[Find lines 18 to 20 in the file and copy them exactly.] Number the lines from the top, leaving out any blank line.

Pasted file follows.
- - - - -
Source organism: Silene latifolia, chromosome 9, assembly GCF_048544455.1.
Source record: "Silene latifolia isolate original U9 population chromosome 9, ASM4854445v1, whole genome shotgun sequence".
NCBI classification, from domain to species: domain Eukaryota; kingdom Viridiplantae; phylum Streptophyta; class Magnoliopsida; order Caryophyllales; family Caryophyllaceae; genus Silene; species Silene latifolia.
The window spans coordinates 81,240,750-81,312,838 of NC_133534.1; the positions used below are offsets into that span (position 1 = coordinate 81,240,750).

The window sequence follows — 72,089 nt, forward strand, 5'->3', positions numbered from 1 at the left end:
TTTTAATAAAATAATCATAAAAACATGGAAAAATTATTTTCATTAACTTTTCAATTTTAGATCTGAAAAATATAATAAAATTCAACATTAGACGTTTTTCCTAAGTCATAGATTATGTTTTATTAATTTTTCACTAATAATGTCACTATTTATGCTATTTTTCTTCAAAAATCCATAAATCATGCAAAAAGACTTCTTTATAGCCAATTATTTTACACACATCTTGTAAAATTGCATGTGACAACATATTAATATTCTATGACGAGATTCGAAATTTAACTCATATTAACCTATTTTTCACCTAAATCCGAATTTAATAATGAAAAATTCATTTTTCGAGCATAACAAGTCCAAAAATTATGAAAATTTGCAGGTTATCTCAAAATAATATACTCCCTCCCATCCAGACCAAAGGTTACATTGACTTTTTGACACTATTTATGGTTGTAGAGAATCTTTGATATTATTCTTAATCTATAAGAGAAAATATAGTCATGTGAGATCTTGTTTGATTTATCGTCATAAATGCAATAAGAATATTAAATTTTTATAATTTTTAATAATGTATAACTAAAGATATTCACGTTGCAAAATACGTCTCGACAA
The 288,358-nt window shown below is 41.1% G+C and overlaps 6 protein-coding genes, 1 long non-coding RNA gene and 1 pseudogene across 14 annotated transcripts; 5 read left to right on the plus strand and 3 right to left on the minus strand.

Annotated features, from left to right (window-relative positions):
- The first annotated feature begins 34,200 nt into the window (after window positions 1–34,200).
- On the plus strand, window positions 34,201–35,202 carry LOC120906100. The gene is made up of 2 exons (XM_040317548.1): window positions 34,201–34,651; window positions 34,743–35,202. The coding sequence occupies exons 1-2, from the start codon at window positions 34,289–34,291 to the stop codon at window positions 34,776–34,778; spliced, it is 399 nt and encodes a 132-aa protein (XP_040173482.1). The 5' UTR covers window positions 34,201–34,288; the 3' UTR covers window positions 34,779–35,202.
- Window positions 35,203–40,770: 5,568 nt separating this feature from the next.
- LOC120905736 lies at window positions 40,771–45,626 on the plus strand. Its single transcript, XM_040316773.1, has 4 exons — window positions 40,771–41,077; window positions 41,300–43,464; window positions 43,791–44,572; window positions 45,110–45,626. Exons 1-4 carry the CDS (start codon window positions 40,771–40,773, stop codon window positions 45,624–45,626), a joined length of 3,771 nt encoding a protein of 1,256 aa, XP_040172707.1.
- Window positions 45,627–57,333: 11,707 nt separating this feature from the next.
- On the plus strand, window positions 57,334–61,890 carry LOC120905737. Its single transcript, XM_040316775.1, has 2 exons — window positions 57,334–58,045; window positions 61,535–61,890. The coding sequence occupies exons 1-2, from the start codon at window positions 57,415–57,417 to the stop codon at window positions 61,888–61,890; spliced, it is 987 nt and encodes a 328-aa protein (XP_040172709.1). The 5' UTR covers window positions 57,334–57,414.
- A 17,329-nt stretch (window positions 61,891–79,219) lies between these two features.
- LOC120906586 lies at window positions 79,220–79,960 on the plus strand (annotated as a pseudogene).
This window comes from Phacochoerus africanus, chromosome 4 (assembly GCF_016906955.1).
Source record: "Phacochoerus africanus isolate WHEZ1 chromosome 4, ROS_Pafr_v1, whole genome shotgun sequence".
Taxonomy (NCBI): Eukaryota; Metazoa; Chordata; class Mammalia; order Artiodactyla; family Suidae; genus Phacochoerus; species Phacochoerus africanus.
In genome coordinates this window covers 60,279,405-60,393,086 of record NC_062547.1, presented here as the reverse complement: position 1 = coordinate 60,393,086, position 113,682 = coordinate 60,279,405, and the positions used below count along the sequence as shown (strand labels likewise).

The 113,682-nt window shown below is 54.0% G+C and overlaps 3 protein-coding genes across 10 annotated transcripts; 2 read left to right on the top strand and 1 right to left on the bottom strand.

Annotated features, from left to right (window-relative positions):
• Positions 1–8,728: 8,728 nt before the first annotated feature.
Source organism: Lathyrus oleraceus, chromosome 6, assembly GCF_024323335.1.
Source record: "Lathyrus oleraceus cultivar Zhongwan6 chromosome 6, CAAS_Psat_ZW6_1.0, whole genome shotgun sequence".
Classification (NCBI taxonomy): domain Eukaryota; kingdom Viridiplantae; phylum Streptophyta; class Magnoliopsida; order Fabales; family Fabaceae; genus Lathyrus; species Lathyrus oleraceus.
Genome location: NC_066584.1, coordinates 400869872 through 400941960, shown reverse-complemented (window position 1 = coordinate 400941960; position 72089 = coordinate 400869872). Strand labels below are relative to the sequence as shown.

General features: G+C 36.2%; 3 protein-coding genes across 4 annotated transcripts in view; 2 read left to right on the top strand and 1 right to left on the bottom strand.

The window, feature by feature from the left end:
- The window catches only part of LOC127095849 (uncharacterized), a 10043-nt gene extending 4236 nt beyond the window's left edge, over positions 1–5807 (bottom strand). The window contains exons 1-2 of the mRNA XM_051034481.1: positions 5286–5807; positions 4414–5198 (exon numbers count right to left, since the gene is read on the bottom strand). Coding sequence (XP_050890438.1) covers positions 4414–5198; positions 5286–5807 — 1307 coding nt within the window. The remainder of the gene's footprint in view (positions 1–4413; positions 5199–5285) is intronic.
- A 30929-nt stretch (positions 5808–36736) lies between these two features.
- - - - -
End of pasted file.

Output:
Source record: "Phacochoerus africanus isolate WHEZ1 chromosome 4, ROS_Pafr_v1, whole genome shotgun sequence".
Taxonomy (NCBI): Eukaryota; Metazoa; Chordata; class Mammalia; order Artiodactyla; family Suidae; genus Phacochoerus; species Phacochoerus africanus.
In genome coordinates this window covers 60,279,405-60,393,086 of record NC_062547.1, presented here as the reverse complement: position 1 = coordinate 60,393,086, position 113,682 = coordinate 60,279,405, and the positions used below count along the sequence as shown (strand labels likewise).